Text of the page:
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Conversion To Judaism: A Discussion Of Standards


A recent Jewish Press editorial commented on an article I wrote for the Jerusalem Post calling for a reevaluation of the role of Israel’s Chief Rabbinate. The editorial provided an excerpt of my article, including my critique of the Chief Rabbinate’s extreme position on conversion to Judaism. It then raised an important question: why didn’t I entertain the need for a uniform standard? “We need to hear his [Rabbi Angel’s] views regarding the consequences of an absence of universal acceptance of halachic legitimacy…”

        I thank The Jewish Press for raising the question, and for granting me the opportunity to respond to it. I will limit myself to the thorniest of the issues: conversion.

On the topic of conversion, halachic literature itself does not present a uniform standard. In describing the procedure of receiving converts, the Talmud (Yevamot 47a-b) teaches the need to inform candidates of the dangers of being Jewish. If they still want to proceed, we are to instruct them in some of the minor and some of the major commandments and tell them about punishment and rewards. “[The candidate for conversion] is not, however, to be persuaded or dissuaded too much. If he accepted, he is circumcised forthwith.”

The Talmud does not spell out in detail how much the convert needs to know; but it clearly does not require the candidate to spend years of study or be ready to fulfill all the mitzvot before conversion takes place. Interestingly, the Talmud (Shabbat 68a) speaks of “a convert who was converted among gentiles,” who did not even know about Shabbat, who is nevertheless considered a valid convert.

Neither the Rambam nor the Shulchan Aruch provides a specific regimen for preparing a would-be convert, and neither invalidates a halachic conversion if afterward the convert was lax in religious observance.

The requirement of kabbalat hamitzvot (accepting the commandments) is subject to a range of interpretations. (For a discussion of the halachic, historical and sociological aspects of conversion, please see my book Choosing to Be Jewish: The Orthodox Road to Conversion.) Indeed, throughout the generations, each rabbi decided how to deal with each particular potential convert. There was no uniform, universal standard other than following the basic guidelines of the Talmud, Rambam and Shulchan Aruch – all of which gave latitude to the rabbi to use his own judgment.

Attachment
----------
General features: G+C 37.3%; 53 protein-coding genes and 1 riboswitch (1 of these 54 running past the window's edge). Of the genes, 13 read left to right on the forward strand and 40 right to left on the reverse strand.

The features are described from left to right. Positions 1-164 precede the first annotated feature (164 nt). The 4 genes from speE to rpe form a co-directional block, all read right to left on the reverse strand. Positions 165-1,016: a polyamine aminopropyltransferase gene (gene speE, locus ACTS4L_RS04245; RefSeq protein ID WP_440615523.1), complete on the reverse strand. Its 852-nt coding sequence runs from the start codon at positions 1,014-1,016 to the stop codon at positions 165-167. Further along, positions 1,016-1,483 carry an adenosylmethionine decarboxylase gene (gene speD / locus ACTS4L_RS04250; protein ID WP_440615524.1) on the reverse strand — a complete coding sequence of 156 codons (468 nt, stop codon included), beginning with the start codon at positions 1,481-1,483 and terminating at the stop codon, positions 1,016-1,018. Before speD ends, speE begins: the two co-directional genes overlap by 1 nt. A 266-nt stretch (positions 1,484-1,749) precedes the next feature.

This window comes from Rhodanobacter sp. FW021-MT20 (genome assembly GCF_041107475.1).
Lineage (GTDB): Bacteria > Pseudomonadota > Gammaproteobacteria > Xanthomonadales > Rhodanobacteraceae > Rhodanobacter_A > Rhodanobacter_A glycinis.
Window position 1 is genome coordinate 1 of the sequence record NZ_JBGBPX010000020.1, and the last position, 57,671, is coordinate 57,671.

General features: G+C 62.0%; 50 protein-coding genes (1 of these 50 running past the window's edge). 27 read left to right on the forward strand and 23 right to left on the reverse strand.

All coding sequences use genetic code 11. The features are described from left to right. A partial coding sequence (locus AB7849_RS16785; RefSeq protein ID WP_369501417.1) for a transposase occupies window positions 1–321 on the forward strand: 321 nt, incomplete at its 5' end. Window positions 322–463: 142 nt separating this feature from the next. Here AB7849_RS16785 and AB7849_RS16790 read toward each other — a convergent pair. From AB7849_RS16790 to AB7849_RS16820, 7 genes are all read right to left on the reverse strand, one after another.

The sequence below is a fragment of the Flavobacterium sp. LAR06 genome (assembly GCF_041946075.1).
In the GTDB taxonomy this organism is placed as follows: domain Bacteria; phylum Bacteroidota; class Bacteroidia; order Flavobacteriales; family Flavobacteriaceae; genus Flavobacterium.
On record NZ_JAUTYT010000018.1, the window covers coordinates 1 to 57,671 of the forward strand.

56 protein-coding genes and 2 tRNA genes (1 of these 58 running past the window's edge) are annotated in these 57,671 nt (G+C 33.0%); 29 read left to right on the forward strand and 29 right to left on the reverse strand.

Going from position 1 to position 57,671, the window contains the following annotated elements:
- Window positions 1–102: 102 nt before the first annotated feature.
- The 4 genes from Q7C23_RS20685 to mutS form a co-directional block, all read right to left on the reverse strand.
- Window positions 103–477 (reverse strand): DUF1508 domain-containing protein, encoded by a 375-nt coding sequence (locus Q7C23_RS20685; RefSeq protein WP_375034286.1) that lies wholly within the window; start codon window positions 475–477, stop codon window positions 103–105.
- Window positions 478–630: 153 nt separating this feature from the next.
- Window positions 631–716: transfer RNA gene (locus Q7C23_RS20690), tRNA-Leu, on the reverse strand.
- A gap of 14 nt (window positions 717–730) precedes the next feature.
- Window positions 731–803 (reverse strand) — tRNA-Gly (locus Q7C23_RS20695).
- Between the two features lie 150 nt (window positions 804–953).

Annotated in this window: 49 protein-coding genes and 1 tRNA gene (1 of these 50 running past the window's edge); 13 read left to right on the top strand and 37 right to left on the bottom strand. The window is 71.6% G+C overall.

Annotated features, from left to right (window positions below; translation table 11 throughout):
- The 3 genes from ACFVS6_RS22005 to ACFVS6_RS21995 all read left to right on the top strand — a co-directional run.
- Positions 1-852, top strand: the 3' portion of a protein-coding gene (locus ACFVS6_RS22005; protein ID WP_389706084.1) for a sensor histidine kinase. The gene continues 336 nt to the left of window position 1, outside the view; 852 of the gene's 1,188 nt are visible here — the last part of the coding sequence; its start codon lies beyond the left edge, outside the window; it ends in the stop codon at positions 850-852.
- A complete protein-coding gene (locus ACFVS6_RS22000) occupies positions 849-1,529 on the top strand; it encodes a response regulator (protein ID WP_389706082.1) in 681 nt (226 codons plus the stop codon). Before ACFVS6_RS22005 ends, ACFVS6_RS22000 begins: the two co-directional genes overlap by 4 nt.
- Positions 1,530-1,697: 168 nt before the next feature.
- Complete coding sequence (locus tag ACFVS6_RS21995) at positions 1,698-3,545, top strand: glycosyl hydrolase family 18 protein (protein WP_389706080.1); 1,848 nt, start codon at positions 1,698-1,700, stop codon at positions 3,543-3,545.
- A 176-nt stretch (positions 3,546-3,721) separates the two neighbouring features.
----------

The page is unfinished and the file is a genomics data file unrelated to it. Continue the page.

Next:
In their important studies on conversion, Dr. Zvi Zohar and Dr. Avi Sagi have found that the first significant posek to equate conversion with 100% fulfillment of mitzvot was Rabbi Yitzchak Shmelkes (Beit Yitzchak, 2:100) – and that was not until 1876! He went so far as to invalidate a conversion if the convert did not scrupulously observe the mitzvot after conversion. Although this was a dramatic break from halachic tradition, a number of subsequent poskim have adopted this view, and this seems to be the view accepted by the current Chief Rabbinate in Israel.

Many significant poskim have rejected this extreme view, relying instead on the classic halachic sources – Talmud, Rambam and Shulchan Aruch. For example, Rabbi Benzion Uziel, late Sephardic chief rabbi of Israel, was outspoken in his demand that rabbis convert non-Jews wishing to marry Jews, even when the expected level of mitzvah observance is not high. He was concerned with maintaining Jewish families, having children raised in Jewish homes, strengthening the Jewish people – even in non-ideal cases of conversion.

He wrote: “I admit without embarrassment that my heart is filled with trembling for every Jewish soul that is assimilated among the non-Jews. I feel in myself a duty and mitzvah to open a door to repentance to save [Jews] from assimilation by [invoking] arguments for leniency. This is the way of Torah, in my humble opinion, and this is what I saw and received from my parents and teachers” (Mishpetei Uziel, 5698, no. 26).

Rabbi Uziel viewed himself not so much as being lenient in matters of conversion as being stringent in opposing the sin of intermarriage. Decisions relating to conversion entail a balancing of values. If one is overly restrictive, this may result in the candidate opting for non-Orthodox conversion, or giving up entirely on Judaism. This approach can only contribute to an increase in intermarriage, and children from such marriages are, of course, lost to the Jewish people.

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A recent Jewish Press editorial commented on an article I wrote for the Jerusalem Post calling for a reevaluation of the role of Israel’s Chief Rabbinate. The editorial provided an excerpt of my article, including my critique of the Chief Rabbinate’s extreme position on conversion to Judaism. It then raised an important question: why didn’t I entertain the need for a uniform standard? “We need to hear his [Rabbi Angel’s] views regarding the consequences of an absence of universal acceptance of halachic legitimacy…”

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